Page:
Victoria Gate Casino finally opened its doors to the people of Leeds at the beginning of this year. Paul Sculpher, Operations Director for operator Global Gaming Ventures, discusses the challenges and opportunities for large venues in the UK market.
The UK casino industry has traditionally tended towards smaller, more exclusive venues. However with eight large category premises licences now issued, is consumer taste beginning to shift?
I think the issue of the large category licences has to be seen in the context of the activity since they were issued. Four of them, Middlesbrough, Great Yarmouth, Southampton and Hull, haven’t been developed yet, with the exception of Southampton the other three are all languishing without investors or operators. So the truth is that such licences are only relevant where they’re commercially viable.
How do betting shops and AGCs affect the development of a large scale UK casino industry?
The impact of betting shops and AGCs is a very interesting question. Obviously there is a fair amount of conjecture over the future of FOBTs in betting shops, and it’s not my place to get into the politics of these discussions. However, I can say that we’re trying to promote an inclusive offer at Victoria Gate Casino, from a consumer viewpoint, B1 slots have a much higher jackpot possibility, so its possible to win life changing amounts of money. What is more important is the environment in which we offer the slots, I’ve worked in both the betting and in the bingo and arcades sector, and while they cater well to their market, there’s a cohort of consumers who want something more upscale. Additionally the fact we can offer a licensed bar means we hope to be an option for all types of leisure customer.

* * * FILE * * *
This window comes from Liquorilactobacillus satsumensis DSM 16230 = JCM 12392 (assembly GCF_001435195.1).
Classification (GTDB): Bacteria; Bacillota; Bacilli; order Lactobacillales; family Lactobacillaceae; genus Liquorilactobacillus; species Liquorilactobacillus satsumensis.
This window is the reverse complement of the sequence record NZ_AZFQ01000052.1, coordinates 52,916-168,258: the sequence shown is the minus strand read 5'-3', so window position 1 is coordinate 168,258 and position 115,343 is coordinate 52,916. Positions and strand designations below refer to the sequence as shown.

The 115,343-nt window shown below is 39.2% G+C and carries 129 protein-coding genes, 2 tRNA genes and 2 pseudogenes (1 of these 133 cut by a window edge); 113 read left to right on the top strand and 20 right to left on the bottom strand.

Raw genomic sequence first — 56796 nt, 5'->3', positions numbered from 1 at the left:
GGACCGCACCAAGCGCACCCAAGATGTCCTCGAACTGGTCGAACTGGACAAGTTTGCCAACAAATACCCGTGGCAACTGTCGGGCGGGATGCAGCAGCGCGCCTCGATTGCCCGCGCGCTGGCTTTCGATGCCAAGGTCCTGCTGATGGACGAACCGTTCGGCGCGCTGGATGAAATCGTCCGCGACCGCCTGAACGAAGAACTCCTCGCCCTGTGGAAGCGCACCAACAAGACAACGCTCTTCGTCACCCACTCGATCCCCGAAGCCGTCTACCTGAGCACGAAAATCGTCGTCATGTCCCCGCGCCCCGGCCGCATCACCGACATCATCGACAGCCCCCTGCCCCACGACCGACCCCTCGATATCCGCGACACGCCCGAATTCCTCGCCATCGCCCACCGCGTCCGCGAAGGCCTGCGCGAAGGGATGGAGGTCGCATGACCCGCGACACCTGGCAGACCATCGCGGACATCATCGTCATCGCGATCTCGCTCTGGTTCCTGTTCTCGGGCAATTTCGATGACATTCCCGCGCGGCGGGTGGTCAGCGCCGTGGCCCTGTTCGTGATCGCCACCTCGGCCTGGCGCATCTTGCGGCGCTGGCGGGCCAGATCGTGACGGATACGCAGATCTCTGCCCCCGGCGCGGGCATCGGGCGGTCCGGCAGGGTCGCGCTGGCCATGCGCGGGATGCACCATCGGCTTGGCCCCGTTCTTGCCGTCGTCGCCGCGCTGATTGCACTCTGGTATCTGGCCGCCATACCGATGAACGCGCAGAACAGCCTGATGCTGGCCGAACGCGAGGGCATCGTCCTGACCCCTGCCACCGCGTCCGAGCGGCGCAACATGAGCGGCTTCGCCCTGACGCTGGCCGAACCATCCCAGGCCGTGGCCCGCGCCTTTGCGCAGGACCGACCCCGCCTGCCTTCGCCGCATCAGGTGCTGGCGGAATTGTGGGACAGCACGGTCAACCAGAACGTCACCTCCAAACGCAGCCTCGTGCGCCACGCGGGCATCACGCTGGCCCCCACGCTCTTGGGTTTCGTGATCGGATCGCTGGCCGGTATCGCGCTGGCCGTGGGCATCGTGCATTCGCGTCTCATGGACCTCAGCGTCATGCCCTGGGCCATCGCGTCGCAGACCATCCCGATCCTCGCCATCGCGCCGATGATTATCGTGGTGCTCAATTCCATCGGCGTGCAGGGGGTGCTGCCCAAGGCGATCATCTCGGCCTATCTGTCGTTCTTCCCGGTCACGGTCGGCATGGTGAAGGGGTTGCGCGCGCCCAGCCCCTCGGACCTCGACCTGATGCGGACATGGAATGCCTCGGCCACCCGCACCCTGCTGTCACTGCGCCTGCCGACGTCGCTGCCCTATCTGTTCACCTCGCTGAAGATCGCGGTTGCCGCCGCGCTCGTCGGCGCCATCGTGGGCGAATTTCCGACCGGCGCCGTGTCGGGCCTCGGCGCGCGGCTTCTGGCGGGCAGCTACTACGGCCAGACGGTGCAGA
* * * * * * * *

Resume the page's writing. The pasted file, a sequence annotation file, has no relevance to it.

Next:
How have you tried to cater to different segments with Victoria Gate Casino?
The opportunity to do that came with the fact that it’s on split level, there’s about three meters between the two halves of the gaming floor which from a table gaming point of view lends itself to segmenting things a little bit. The nature of any large operation is that you can’t aim just at VIP, nor at volume, you’ve got to get a bit of everything. That’s what we’ve tried to do, we’ve split the slot offering to two areas which are subtly different in tone. We’ve also got a very high volume at our bar, which so far has been exceptionally busy, and one of the keys is having people who start off as bar users. Bar patrons will watch the gaming, which may well be unfamiliar for them as a form of live entertainment and eventually they’ll start getting involved. We’re not aiming for anything over-ambitious in terms of spend per head or anything distinct from what you see in the rest of the country. In terms of table gaming, I think every operator in the country if not the world faces the challenge of how unfamiliar it is to the uninitiated and of how nervous customers can be about dipping their toe in the water.
What kind of numbers and demographics have you been seeing at Victoria Gate since the opening?
It’s too early really to draw any firm conclusions but it really spans the whole range. From a gambling point of view we’re in the city centre where nobody else is. There’s a lot of talk that table games or skill-based slots might be more popular with millennials, but no one has yet identified the perfect formula for appealing to this segment. In the UK market, the penetration of casinos is so low compared to other international markets, so it’s difficult to draw any firm conclusions. I think the statistic is that four percent of adults visit a casino during a 12 month period. In the UK we’re used to limited slots offers, with 20 slots per licence, so that being able to offer 150 machines – at present we have 140 – we’re still fine tuning how to realise the full potential of what we’ve got. We still see people who believe you have to be a member in order to enter a casino. Membership was mandatory until the 2005 Gambling Act which came in to force in 2007. But a lot of people still perceive this as a barrier to entry. This is a big challenge for us and part of successfully marketing the venue as another entertainment option. We’re taking a tactical approach to marketing, working on our promotional schedule and emphasising different sectors of our entertainment offering including the food and beverage options, slots, table gaming. We wanted to allow time to get things started, but by dividing it segmentally we can assess the effectiveness of each component individually. We’ve launched our poker operations this February, and that will be another big attendance driver.